U.S. energy flow chart reveals the good and the bad


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(Lawerence Livermore National Laboratory)
Jenna Ladd | April 18, 2017

Each year since 2010, the Lawrence Livermore National Laboratory has released an energy flow chart that illustrates sources of U.S. energy, what it’s used for and how much of it goes to waste.

The 2016 energy flow chart quantifies energy use in British Thermal Unit “quads,” which is shorthand for quadrillion or one thousand trillion. A British Thermal Unit (BTU) is equal to the amount of energy required to raise one pound of water by 1 degree Fahrenheit. Americans used 97.3 quads of energy in 2016, which is about 0.1 quadrillion BTU more than last year.

The gray box on the upper right-hand corner of the graphic depicts just how much of that energy was wasted this year: 66.4 quadrillion BTU or 69 percent of all energy produced. It is important to remember that per the second law of thermodynamics, when raw materials are converted into energy, some energy is always lost to heat. In other words, no reaction is 100 percent efficient.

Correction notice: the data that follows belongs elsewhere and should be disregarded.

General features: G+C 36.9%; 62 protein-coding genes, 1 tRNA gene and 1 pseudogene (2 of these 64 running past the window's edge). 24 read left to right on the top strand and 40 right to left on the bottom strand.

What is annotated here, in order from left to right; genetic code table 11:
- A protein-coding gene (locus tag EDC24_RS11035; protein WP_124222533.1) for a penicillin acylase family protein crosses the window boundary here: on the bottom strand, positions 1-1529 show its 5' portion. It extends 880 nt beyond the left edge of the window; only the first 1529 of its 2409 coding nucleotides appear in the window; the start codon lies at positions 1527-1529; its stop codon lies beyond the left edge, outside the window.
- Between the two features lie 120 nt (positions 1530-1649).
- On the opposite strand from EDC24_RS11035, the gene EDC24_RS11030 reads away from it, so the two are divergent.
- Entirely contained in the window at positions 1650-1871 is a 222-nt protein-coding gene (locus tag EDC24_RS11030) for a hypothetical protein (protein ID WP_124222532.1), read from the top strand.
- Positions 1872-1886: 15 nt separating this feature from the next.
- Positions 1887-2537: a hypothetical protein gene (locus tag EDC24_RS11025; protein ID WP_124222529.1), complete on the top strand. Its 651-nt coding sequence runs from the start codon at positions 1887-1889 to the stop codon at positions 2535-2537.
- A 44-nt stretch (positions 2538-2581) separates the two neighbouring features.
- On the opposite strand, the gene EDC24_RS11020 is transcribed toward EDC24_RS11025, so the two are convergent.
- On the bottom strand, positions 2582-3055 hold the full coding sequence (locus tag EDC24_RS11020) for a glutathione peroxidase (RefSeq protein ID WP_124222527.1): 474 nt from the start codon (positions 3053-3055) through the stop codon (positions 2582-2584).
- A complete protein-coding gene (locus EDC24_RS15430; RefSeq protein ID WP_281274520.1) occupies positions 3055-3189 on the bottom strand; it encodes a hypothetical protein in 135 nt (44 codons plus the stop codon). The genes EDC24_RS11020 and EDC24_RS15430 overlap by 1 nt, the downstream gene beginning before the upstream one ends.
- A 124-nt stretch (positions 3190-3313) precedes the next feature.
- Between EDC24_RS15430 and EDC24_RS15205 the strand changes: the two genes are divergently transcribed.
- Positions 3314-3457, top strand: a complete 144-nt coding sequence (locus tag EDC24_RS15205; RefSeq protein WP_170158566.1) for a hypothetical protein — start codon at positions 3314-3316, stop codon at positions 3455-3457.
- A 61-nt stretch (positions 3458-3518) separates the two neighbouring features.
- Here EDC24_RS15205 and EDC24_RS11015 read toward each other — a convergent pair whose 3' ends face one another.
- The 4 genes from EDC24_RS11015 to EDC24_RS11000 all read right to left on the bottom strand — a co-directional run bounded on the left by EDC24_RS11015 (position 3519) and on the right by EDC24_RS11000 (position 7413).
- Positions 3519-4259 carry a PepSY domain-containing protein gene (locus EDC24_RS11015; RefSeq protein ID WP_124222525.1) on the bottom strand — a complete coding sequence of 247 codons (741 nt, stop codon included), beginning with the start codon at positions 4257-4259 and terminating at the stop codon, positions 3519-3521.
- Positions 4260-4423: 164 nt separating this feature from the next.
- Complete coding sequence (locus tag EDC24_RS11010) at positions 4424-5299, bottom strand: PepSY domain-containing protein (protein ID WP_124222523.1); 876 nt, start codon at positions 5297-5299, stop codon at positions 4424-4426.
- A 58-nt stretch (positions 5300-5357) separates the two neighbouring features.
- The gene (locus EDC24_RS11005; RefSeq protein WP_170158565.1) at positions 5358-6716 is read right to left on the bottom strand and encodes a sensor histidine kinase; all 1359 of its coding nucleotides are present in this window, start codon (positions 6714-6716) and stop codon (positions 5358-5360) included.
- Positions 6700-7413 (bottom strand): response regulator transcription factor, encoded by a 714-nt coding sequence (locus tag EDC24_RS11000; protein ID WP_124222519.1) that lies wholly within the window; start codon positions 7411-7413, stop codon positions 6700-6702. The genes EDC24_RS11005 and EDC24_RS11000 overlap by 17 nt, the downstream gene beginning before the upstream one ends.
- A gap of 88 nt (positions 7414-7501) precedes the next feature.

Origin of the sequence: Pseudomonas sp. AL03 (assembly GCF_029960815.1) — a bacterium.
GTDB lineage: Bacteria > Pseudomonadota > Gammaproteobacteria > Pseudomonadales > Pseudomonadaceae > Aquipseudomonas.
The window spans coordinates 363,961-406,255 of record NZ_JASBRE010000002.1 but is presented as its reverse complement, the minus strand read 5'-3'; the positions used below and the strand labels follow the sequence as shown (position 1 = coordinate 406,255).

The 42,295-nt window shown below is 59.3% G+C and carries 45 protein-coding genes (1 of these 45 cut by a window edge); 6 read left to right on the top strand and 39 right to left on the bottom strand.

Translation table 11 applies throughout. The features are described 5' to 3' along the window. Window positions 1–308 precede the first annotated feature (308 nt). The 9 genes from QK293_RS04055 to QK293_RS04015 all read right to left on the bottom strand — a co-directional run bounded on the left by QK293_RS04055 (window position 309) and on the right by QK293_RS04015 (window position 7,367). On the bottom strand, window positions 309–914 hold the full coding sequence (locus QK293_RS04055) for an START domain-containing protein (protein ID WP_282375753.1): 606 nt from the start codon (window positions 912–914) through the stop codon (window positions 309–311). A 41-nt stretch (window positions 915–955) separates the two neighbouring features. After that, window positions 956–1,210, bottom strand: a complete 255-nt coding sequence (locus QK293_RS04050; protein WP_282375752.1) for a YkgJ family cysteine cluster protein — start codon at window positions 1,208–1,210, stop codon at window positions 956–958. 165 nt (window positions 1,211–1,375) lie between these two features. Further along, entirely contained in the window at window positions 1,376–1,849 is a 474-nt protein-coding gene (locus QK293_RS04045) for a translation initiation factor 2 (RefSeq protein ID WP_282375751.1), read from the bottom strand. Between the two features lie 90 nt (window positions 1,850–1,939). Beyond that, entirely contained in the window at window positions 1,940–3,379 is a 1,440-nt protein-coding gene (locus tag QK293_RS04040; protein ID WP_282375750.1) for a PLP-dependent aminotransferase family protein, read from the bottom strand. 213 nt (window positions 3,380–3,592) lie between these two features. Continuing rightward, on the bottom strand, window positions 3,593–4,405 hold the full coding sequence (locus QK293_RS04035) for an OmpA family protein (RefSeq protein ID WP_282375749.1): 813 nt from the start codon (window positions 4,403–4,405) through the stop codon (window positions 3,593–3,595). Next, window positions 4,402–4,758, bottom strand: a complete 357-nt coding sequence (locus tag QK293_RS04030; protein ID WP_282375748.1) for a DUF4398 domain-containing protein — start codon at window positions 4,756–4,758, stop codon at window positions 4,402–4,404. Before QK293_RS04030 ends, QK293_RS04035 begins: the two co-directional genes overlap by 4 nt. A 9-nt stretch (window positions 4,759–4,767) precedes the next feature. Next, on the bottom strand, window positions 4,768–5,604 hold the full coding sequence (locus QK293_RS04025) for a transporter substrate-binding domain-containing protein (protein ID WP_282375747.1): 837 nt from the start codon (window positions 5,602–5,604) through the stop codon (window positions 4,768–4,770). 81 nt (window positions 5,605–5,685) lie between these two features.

Since the 1970’s, wasted energy has surged in the United States due to a rapid increase in personal electricity consumption and private vehicular transportation, which are both extremely inefficient. Roughly 75 of the energy generated for private transportation and two-thirds of energy required for electricity goes to waste.

This year’s energy flow chart was not all bad news. Coal use fell by nine percent nationwide. That supply was replaced by rapid growth in wind, solar and natural gas energy production. Wind and solar energy did particularly well, with wind energy up 19 percent and solar energy up 38 percent.